The Te Paki stream flows past the sand dunes through to 90 mile beach providing a path for the buses to drive through. Throughout the day the driver had been warning us that the stream is drying up and quicksand patches are forming that the buses were getting struck in. He assured us this wouldn’t be a problem because there were several big guys on the bus that day and he had little spades for the rest of us! After the tobogganing we all got back on the bus to drive through the stream that the driver said needed to be driven fast. We came around the corner and did indeed find one of the buses stuck. The driver went to see what was happening then got back on the bus and told us to hang on tight. We thought he was joking again but he meant it. He turned the bus round and drove back a few hundred yards then turned again, he picked up speed and must have been doing 40-50mph when he hit the quicksand area. The bus slowed right down but he kept going and we got through. There were about 5 other buses that all did the same thing. They then tied all their towropes together to pull the bus that was stuck out of the quicksand.
Once all the buses were through we drove onto 90 mile beach. It’s actually only 56 miles or 90kms long and we drove along about 40 miles of it. It was an amazing journey. The sand was as flat as a motorway but a lot wider. The driver drove fairly fast slowing only for the few shallow fresh water streams that crossed the beach.
We stopped briefly to walk on the beach and dip our feet in the Tasman sea. Eventually the bus drove up a ramp back onto the road. We stopped at a service station that had a very clever bus wash to wash underneath the coaches to clear away the seawater.
Sarah was waiting there to give us a lift back to Mangonui. We had had a fantastic day in the far far North. The next day we left the harbour and headed south to Auckland for Christmas.
On 22ndNovember we finally left Opua. Our friends Norman and Sara on Norsa arrived at the weekend and joined us on our journey north. We didn’t go very far – only 3 miles up the harbour in fact. We stopped at the delightful little town of Russell, New Zealand’s first European development. It was once known as ‘the hell hole of the Pacific’ in the days when lawless whalers came into violent contact with local Maori but it’s now a quiet hamlet full of historic buildings and fascinating stories.
We walked around the pretty village in the sunshine and bought a delicious ice cream. This strange sign was attached to one of the buildings.
The next day we sailed around to Moturua Island and anchored in Waiwhapuku bay (these Maori names are so difficult to pronounce). We went ashore to walk around the island. There are many well-marked walks in NZ maintained by the Department of Conservation (D.O.C.). We walked up and down the paths, each bend giving another stunning view of the Bay of Islands and the views from the top were spectacular.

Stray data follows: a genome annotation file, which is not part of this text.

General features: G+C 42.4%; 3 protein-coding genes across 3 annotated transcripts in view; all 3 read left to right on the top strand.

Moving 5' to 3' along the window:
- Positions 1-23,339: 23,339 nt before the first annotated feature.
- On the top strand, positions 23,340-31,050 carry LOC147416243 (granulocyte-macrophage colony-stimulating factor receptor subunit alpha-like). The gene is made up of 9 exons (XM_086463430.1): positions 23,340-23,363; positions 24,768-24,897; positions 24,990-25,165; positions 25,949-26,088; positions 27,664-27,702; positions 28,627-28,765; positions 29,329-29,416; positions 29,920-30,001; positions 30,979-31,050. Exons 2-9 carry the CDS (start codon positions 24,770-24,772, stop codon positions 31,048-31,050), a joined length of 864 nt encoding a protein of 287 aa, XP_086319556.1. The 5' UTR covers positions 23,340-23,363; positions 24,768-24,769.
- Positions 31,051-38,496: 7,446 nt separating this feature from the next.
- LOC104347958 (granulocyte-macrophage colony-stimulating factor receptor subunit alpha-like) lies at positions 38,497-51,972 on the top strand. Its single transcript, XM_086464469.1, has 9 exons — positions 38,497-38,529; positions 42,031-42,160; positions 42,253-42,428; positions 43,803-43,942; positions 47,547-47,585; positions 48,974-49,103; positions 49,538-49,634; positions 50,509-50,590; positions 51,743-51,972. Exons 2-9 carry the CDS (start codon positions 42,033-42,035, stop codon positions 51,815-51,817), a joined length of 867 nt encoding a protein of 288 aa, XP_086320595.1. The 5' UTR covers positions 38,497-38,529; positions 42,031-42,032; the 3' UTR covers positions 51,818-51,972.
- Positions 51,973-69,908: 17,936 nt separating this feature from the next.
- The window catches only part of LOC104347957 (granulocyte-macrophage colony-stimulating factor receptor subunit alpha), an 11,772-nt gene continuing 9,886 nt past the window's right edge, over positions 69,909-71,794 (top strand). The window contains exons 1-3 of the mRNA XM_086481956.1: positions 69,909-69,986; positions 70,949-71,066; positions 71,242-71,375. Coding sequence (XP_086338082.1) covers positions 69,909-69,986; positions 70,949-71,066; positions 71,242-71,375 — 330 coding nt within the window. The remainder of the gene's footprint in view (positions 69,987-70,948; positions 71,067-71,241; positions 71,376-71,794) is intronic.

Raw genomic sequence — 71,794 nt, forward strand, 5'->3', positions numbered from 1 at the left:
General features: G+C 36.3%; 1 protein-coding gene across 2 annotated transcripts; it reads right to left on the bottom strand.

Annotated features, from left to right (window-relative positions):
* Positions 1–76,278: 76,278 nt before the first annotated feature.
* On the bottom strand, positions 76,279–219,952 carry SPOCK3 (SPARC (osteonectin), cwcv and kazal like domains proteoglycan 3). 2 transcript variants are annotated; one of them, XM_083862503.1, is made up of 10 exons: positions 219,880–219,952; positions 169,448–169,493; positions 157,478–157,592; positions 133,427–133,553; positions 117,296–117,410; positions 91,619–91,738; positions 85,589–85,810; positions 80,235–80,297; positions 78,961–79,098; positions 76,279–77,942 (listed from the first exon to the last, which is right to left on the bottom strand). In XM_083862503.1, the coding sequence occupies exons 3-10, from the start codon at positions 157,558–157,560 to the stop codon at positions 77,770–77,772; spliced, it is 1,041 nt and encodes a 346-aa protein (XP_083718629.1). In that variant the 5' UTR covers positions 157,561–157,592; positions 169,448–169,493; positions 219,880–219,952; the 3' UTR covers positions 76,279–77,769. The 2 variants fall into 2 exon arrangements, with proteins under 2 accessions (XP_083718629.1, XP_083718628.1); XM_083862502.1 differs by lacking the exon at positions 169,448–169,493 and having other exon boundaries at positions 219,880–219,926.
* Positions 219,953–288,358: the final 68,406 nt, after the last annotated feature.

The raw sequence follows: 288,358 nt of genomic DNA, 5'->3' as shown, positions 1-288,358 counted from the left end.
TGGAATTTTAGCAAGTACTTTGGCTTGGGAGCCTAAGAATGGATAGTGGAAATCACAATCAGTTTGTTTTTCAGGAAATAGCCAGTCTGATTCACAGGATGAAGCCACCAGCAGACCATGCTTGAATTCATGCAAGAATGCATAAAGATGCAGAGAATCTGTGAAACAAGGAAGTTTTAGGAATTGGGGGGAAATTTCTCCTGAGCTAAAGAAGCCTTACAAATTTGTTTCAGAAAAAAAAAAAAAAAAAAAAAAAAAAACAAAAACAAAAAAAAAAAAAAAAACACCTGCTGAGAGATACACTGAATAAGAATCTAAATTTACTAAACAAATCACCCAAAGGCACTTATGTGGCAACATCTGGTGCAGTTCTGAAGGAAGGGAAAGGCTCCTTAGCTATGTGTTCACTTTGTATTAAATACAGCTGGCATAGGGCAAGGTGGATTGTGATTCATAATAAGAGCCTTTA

Part of the walk was across a beach which had beautiful shells and a few starfish strewn around.
We spent the next few days making our way north to Mangonui harbour. We anchored with Norsa beside the local boats. Mangonui is famous for its fish and chip shop, advertised as ‘The Best Fish and Chip shop in NZ’. We went ashore to sample its cuisine. It was indeed very nice fish and chips but I’m not sure if it was the best in NZ but I suppose the advert worked because it encouraged us to try it.
On the Sunday morning I thought it would be a good idea to walk up to the Rangikapiti Pa, an ancient Maori fortified village. We found the path and walked up to the top of the hill. On reaching the top we were rewarded with a fabulous view of the harbour and surrounding village.
Our position on 27th November
Our third week in Opua was taken up by the events of the All Points rally. There was a good selection of seminars and evening events. Bill got to meet Bob McDavitt, the self-appointed weather guru for the South Pacific. We’ve used him three times now for our passages to and from New Zealand and found his voyage forecasts to be spookily accurate.
On the last evening, Saturday, there was a pork roast followed by prize giving when all the prizes John and Lyn have begged, borrowed or stole are given out. Every boat present gets a prize. We won a $200 dollar voucher for something we couldn’t use but managed to sell it for $100 to someone who could – result.
Bill and I offered to help serve the food but Bill ended up on the bar – talk about putting the fox in charge of the chickens!!
Monday 7th November, today would have been my Dad’s 80th birthday. I wonder what he would have thought of our journey, I’m sure he’s watching from wherever he is. In the morning I went to the town of Pahia on the Yachtie Shuttle. It’s the main town of the Bay of Islands and full of hotels and B&Bs. I managed to find a hairdressing salon for a much needed haircut before I walked up to the Countdown supermarket (very similar to Sainsburys) to do the shopping. It’s difficult to adjust to the thought that it’s no longer necessary to buy huge quantities of basic food items. In the islands if we found the local shop had onions or carrots or other such supplies we bought large quantities not knowing when we would see it next. The shuttle picked us up from the supermarket and I spent the rest of the day finding homes for all my purchases.